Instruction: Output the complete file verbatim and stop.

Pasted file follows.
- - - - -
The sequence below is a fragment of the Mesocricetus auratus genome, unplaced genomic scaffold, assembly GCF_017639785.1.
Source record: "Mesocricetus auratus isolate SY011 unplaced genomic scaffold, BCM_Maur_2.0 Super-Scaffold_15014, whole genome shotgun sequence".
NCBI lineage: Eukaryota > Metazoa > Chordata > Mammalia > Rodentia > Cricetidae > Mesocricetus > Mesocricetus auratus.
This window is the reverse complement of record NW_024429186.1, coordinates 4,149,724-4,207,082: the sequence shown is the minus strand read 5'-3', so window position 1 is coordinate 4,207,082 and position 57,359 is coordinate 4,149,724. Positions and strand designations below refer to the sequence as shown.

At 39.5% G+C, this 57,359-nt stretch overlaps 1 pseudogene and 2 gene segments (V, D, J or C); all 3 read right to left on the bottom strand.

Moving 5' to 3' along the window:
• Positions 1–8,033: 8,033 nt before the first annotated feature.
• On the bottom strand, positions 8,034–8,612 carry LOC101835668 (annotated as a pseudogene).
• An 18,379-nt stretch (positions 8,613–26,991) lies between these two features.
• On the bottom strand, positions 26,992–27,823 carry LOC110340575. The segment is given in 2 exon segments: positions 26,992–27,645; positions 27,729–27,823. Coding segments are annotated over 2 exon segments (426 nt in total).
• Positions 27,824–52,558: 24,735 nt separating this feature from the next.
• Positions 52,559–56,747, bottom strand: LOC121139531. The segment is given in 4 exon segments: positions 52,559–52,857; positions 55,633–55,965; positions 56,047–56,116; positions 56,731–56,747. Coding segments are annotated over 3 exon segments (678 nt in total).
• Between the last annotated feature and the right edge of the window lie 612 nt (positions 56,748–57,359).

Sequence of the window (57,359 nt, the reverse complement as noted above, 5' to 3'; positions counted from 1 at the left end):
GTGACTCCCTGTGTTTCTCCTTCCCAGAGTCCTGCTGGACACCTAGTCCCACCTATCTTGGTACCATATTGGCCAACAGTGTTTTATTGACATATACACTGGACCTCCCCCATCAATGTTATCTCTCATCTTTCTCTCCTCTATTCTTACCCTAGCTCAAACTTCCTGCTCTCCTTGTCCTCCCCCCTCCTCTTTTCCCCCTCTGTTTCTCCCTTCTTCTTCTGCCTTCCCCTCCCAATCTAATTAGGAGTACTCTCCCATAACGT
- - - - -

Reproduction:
The sequence below is a fragment of the Mesocricetus auratus genome, unplaced genomic scaffold, assembly GCF_017639785.1.
Source record: "Mesocricetus auratus isolate SY011 unplaced genomic scaffold, BCM_Maur_2.0 Super-Scaffold_15014, whole genome shotgun sequence".
NCBI lineage: Eukaryota > Metazoa > Chordata > Mammalia > Rodentia > Cricetidae > Mesocricetus > Mesocricetus auratus.
This window is the reverse complement of record NW_024429186.1, coordinates 4,149,724-4,207,082: the sequence shown is the minus strand read 5'-3', so window position 1 is coordinate 4,207,082 and position 57,359 is coordinate 4,149,724. Positions and strand designations below refer to the sequence as shown.

At 39.5% G+C, this 57,359-nt stretch overlaps 1 pseudogene and 2 gene segments (V, D, J or C); all 3 read right to left on the bottom strand.

Moving 5' to 3' along the window:
• Positions 1–8,033: 8,033 nt before the first annotated feature.
• On the bottom strand, positions 8,034–8,612 carry LOC101835668 (annotated as a pseudogene).
• An 18,379-nt stretch (positions 8,613–26,991) lies between these two features.
• On the bottom strand, positions 26,992–27,823 carry LOC110340575. The segment is given in 2 exon segments: positions 26,992–27,645; positions 27,729–27,823. Coding segments are annotated over 2 exon segments (426 nt in total).
• Positions 27,824–52,558: 24,735 nt separating this feature from the next.
• Positions 52,559–56,747, bottom strand: LOC121139531. The segment is given in 4 exon segments: positions 52,559–52,857; positions 55,633–55,965; positions 56,047–56,116; positions 56,731–56,747. Coding segments are annotated over 3 exon segments (678 nt in total).
• Between the last annotated feature and the right edge of the window lie 612 nt (positions 56,748–57,359).

Sequence of the window (57,359 nt, the reverse complement as noted above, 5' to 3'; positions counted from 1 at the left end):
GTGACTCCCTGTGTTTCTCCTTCCCAGAGTCCTGCTGGACACCTAGTCCCACCTATCTTGGTACCATATTGGCCAACAGTGTTTTATTGACATATACACTGGACCTCCCCCATCAATGTTATCTCTCATCTTTCTCTCCTCTATTCTTACCCTAGCTCAAACTTCCTGCTCTCCTTGTCCTCCCCCCTCCTCTTTTCCCCCTCTGTTTCTCCCTTCTTCTTCTGCCTTCCCCTCCCAATCTAATTAGGAGTACTCTCCCATAACGT